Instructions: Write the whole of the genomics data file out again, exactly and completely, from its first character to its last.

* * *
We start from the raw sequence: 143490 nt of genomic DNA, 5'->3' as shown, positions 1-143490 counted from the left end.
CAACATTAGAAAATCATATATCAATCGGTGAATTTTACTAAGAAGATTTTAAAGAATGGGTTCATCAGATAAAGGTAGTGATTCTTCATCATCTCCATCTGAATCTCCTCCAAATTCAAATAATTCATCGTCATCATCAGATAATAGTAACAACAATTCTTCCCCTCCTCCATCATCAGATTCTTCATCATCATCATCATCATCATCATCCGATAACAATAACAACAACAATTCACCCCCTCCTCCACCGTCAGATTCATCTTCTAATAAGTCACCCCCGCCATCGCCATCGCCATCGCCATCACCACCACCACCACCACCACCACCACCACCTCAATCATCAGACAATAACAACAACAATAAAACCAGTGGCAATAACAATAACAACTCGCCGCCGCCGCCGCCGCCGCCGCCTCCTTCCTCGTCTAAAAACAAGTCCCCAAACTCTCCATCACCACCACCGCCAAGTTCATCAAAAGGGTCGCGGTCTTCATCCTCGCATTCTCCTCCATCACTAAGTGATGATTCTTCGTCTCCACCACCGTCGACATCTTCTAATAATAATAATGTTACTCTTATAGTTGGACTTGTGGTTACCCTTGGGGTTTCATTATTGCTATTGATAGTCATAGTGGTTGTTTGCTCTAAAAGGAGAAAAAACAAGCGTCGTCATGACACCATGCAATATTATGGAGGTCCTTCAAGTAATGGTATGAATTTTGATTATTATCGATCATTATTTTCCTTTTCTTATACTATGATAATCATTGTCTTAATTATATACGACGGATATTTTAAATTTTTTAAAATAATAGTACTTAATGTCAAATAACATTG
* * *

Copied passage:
We start from the raw sequence: 143490 nt of genomic DNA, 5'->3' as shown, positions 1-143490 counted from the left end.
CAACATTAGAAAATCATATATCAATCGGTGAATTTTACTAAGAAGATTTTAAAGAATGGGTTCATCAGATAAAGGTAGTGATTCTTCATCATCTCCATCTGAATCTCCTCCAAATTCAAATAATTCATCGTCATCATCAGATAATAGTAACAACAATTCTTCCCCTCCTCCATCATCAGATTCTTCATCATCATCATCATCATCATCATCCGATAACAATAACAACAACAATTCACCCCCTCCTCCACCGTCAGATTCATCTTCTAATAAGTCACCCCCGCCATCGCCATCGCCATCGCCATCACCACCACCACCACCACCACCACCACCACCTCAATCATCAGACAATAACAACAACAATAAAACCAGTGGCAATAACAATAACAACTCGCCGCCGCCGCCGCCGCCGCCGCCTCCTTCCTCGTCTAAAAACAAGTCCCCAAACTCTCCATCACCACCACCGCCAAGTTCATCAAAAGGGTCGCGGTCTTCATCCTCGCATTCTCCTCCATCACTAAGTGATGATTCTTCGTCTCCACCACCGTCGACATCTTCTAATAATAATAATGTTACTCTTATAGTTGGACTTGTGGTTACCCTTGGGGTTTCATTATTGCTATTGATAGTCATAGTGGTTGTTTGCTCTAAAAGGAGAAAAAACAAGCGTCGTCATGACACCATGCAATATTATGGAGGTCCTTCAAGTAATGGTATGAATTTTGATTATTATCGATCATTATTTTCCTTTTCTTATACTATGATAATCATTGTCTTAATTATATACGACGGATATTTTAAATTTTTTAAAATAATAGTACTTAATGTCAAATAACATTG